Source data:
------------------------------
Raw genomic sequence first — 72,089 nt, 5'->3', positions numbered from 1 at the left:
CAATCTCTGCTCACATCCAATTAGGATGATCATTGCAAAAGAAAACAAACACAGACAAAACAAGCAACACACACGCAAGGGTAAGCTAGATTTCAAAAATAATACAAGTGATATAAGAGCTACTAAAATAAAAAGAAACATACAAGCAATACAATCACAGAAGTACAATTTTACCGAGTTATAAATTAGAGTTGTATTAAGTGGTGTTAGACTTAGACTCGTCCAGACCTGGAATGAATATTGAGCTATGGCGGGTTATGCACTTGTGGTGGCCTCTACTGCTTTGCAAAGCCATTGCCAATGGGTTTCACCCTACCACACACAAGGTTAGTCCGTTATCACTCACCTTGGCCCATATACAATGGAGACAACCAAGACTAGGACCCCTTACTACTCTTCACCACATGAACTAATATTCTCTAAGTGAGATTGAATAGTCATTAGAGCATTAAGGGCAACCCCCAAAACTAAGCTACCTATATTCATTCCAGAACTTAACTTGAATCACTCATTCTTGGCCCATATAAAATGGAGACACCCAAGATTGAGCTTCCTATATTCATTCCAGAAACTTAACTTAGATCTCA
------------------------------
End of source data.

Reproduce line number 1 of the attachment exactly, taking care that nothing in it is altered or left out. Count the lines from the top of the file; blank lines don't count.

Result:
Raw genomic sequence first — 72,089 nt, 5'->3', positions numbered from 1 at the left: